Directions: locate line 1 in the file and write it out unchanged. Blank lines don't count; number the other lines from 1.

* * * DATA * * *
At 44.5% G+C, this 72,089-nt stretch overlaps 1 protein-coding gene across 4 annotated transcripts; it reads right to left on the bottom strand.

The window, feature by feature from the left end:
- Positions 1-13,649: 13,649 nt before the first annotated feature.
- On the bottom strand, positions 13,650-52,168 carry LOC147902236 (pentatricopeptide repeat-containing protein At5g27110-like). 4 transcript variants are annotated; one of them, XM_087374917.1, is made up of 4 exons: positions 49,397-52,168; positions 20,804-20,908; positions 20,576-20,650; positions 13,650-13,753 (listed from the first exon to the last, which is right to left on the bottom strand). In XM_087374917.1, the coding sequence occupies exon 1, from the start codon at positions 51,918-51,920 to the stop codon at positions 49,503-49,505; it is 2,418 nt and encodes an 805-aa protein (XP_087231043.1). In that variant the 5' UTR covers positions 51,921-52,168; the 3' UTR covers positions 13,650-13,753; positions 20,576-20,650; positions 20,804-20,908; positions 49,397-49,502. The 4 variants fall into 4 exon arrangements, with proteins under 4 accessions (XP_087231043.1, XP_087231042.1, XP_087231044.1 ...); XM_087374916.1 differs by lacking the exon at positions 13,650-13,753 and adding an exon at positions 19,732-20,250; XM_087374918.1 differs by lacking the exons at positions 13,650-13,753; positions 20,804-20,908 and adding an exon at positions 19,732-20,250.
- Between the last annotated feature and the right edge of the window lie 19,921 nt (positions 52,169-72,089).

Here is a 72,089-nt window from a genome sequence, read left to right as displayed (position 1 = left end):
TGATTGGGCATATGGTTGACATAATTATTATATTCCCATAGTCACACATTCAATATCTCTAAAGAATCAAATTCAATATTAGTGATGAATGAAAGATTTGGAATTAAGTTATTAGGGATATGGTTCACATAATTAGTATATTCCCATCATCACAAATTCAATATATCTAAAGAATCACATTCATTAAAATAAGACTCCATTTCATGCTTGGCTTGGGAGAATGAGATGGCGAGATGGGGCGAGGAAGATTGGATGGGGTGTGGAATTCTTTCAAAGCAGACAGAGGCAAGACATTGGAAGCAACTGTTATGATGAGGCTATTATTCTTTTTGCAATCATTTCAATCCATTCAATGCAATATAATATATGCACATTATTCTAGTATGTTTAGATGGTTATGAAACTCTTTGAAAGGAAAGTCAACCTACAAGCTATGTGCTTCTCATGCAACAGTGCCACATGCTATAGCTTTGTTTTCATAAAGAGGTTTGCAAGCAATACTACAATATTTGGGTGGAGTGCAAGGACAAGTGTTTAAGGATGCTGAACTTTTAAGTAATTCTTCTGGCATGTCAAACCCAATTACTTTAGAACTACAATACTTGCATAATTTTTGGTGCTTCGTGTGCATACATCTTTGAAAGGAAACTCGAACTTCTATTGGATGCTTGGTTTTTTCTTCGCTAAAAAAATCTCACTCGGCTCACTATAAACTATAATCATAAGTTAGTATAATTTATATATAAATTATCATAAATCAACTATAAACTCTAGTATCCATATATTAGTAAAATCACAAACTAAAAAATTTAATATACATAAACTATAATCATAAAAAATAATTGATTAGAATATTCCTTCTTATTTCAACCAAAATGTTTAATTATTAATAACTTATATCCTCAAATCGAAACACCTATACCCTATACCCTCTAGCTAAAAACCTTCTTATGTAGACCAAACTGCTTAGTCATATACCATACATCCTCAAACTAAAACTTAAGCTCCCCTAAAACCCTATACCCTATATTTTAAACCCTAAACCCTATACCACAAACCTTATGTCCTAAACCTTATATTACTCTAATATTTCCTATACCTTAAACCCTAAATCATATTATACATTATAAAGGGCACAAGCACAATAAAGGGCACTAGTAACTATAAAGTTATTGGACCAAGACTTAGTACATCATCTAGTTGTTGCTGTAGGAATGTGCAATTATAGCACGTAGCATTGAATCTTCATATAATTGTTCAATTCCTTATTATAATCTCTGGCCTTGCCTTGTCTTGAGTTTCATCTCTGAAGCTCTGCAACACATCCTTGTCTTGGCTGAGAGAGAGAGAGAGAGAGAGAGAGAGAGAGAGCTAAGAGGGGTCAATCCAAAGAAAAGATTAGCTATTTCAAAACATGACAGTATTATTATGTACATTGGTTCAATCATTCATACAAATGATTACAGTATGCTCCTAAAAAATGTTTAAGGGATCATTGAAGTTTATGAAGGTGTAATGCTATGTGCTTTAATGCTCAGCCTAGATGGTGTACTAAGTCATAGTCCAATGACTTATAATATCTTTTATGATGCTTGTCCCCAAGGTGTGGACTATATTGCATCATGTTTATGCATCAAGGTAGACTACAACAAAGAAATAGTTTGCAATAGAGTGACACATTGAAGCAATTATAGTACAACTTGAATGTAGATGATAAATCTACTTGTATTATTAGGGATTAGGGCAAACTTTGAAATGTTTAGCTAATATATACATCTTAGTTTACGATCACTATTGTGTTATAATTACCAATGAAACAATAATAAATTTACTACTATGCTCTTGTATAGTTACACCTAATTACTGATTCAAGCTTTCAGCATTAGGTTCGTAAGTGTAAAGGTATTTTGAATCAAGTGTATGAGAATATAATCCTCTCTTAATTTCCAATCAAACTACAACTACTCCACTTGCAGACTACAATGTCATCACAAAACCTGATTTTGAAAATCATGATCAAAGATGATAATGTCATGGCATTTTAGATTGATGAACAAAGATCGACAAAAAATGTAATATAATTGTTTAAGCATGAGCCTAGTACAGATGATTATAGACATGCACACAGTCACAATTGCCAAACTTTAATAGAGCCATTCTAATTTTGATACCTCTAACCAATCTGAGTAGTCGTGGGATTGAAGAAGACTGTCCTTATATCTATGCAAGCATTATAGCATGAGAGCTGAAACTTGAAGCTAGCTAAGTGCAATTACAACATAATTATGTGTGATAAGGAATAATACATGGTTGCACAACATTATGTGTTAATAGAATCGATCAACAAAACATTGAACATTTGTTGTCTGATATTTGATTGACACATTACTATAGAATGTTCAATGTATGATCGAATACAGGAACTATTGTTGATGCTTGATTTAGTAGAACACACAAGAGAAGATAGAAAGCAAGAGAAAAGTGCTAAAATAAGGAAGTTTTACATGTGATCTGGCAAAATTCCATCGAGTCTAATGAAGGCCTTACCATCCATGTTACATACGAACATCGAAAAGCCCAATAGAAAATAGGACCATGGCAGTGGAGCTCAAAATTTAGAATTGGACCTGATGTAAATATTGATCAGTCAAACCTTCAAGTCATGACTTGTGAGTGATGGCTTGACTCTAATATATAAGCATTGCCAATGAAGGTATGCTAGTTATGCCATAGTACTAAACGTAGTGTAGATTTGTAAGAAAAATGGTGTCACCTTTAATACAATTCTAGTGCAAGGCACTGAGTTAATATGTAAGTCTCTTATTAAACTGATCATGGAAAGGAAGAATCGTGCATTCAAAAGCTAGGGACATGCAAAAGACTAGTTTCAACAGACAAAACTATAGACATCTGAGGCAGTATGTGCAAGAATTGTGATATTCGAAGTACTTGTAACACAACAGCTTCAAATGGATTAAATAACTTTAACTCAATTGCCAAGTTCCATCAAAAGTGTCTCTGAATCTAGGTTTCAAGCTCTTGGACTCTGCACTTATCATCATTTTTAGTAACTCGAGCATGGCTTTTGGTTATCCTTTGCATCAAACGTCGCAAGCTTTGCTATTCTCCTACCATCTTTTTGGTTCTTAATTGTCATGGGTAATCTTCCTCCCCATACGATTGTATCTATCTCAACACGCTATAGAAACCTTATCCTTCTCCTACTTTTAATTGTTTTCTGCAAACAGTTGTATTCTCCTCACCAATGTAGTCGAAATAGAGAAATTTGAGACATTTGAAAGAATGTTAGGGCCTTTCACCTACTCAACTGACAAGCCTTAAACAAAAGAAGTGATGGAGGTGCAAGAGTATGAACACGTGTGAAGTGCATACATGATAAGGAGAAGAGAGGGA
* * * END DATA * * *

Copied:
At 44.5% G+C, this 72,089-nt stretch overlaps 1 protein-coding gene across 4 annotated transcripts; it reads right to left on the bottom strand.